Tuesday, October 5, 2010
This is a great story, published recently in The New York Times, edited here for brevity sake. It makes the case, at least in one person's marketing campaign, for considering that most basic of promotional formats: a headline, a visual and a simple message, printed on one side of an 8 1/2 x 11-inch sheet.
As Rod Serling might have said: "Submitted for your approval...the humble flier."
Welcome to the October edition of Not Your Usual Marketing Tips from JDK Marketing Communications Management.
"Dan Smith Will Teach You Guitar...and How to Build a Brand"
For nearly 15 years, Dan Smith has plastered New York with fliers promoting his guitar lessons. And in the process, has become a cult icon -- and successful entrepreneur. Why even John Mayer is taking notice.
By PATRICK SAUER
Anybody who has ever set foot in a Manhattan coffee joint, bodega, or laundromat will recognize the following exhortation:
Dan Smith Will Teach You Guitar.
For those of you outside New York, these are the simple words seen on ubiquitous fliers that have enabled Dan Smith to follow his musical muse and become Gotham's most widely known guitar teacher. By combining the basic tools of paper, printer and photocopier, with a free introductory lesson, Dan Smith has created a brand that keeps him flush with 20 to 30 students at a time, soaking in his relaxed go-at-your-own-pace approach to teaching guitar. Here's our Q&A:
When did the flier campaign start?
I started teaching full time around 1996. I had been fliering heavily to get to a point to be solely a teacher, but they weren't the same ones you see today. The fliers have evolved. I put myself on the flier in 2003, but people say they've seen my face for 20 years. We all have exaggerated perceptions of things.
Did they always have the simple "Dan Smith Will Teach You Guitar" slogan?
Some form of that. I wanted to be as simple and straightforward as possible, but also set myself apart by having something that nobody could copy, like my name and face. Nobody can out-me me.
They seem to be everywhere. How often do you put up fliers?
They seem to be everywhere, but there are large parts of the city I don't flier. I am only one man wearing out shoe leather. I hang them whenever I can, on an ongoing basis. It's a bit of a dilemma because it works, which means I'm teaching, but then I don't have time to put up fliers. It's a nice problem to have.
Where do you put them up?
Wherever anyone can see them. I've been told fliers have been seen in Brooklyn even though I have never put one up there. People hang them for me out of their own enthusiasm, I guess. Some storeowners don't want the fliers, but others want them because it's a conversation piece, and I've been told it's a "stamp of approval" that makes a new business legitimate. All I want is a good spot.
The fliers definitely have a cult following.
It's got a strange life to it. There's a legion of blogs out there, John Mayer copied them, and people have posted a bunch of YouTube videos. Generally speaking, the reactions are positive. If nobody were paying attention, I wouldn't be teaching.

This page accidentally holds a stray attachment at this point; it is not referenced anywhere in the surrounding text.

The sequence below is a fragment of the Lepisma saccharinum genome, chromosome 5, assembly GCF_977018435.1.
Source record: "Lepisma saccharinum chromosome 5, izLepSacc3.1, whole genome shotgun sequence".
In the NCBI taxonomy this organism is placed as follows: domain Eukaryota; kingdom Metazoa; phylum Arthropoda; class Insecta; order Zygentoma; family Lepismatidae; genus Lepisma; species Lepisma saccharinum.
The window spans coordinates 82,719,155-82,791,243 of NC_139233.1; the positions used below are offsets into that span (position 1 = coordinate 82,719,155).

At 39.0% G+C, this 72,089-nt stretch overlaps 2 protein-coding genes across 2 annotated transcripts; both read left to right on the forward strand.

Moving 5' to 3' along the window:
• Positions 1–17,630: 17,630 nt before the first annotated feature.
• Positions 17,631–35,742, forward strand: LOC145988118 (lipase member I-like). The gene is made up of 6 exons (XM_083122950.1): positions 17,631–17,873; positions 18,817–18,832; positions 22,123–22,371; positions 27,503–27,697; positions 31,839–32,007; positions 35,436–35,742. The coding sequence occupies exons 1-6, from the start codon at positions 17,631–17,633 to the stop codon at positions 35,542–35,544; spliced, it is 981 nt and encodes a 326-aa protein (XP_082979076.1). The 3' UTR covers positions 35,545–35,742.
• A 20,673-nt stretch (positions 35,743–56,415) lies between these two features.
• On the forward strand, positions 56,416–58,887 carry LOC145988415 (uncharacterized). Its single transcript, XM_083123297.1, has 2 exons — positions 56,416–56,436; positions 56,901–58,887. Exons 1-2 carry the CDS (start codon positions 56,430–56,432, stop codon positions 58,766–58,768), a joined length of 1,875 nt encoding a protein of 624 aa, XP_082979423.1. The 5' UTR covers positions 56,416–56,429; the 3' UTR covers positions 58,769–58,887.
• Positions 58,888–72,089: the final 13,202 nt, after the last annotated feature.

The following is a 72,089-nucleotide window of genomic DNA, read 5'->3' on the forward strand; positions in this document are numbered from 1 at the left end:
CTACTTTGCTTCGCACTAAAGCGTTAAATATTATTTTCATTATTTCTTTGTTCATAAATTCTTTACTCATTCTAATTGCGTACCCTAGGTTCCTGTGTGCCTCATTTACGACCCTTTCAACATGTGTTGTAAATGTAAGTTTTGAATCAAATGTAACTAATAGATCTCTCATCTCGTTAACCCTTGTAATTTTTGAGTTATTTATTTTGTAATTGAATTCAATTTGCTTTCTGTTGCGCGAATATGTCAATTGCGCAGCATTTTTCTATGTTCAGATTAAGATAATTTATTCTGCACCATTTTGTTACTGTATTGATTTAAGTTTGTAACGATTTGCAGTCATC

What is it specifically about the Dan Smith fliers?
That's an easy one -- the fact that they're everywhere. I'm consistent, and people know that this isn't a lark. I'm creating a brand. Everybody knows Coke, but it never stops advertising. Week-in week-out, month-in month-out, year-in year-out, I'm out there. The fliers penetrate people's perceptions, so all kinds of mythology have grown up around them. Consciously or subconsciously, people think of every other one they've ever seen, even if it's partially covered up.
How does it turn into sales?
Like any business, I get a lot of tire-kickers. Unlike other businesses, I probably get a lot more drunk and stoned teenagers leaving long rambling messages. Fortunately, I get a lot of people interested in playing guitar. It's not a school, which appeals to people who want to learn at their own pace. The lessons are focused and results-oriented, but it's a non-pressured relaxed atmosphere. Some people want to become great guitar players; others want to learn to play a single song at their wedding or to sing to their baby. It's great for me because I get to meet all kinds of people.
What is the financial set up?
There is a pay-as-you-go option for $100 an hour, but I also offer lesson plans, which are pay-in-advance and come with a discount. For example, there's a 10-lesson plan for $800. It's been a very successful model because the plans have a workable schedule with flexibility for real world encroachments. People know after 10 lessons they will learn something, although you get back what you put in.
It seems you've had quite a ride.
I have people dressing up like me for Halloween. I never would have imagined that. And it all starts with this low-fi, low-tech grassroots campaign. A two-year-old recognized me. Couldn't even say "guitar man" yet and was too young for me to put a pick in his hand, but who knows? Kid might need lessons one of these days.
Name: Dan Smith
Company: Dan Smith Will Teach You Guitar
Location: New York City
Wasn't that refreshingly simple? Come by the first Tuesday of next month when we post on the virtual community corkboard another edition of Not Your Usual Marketing Tips.
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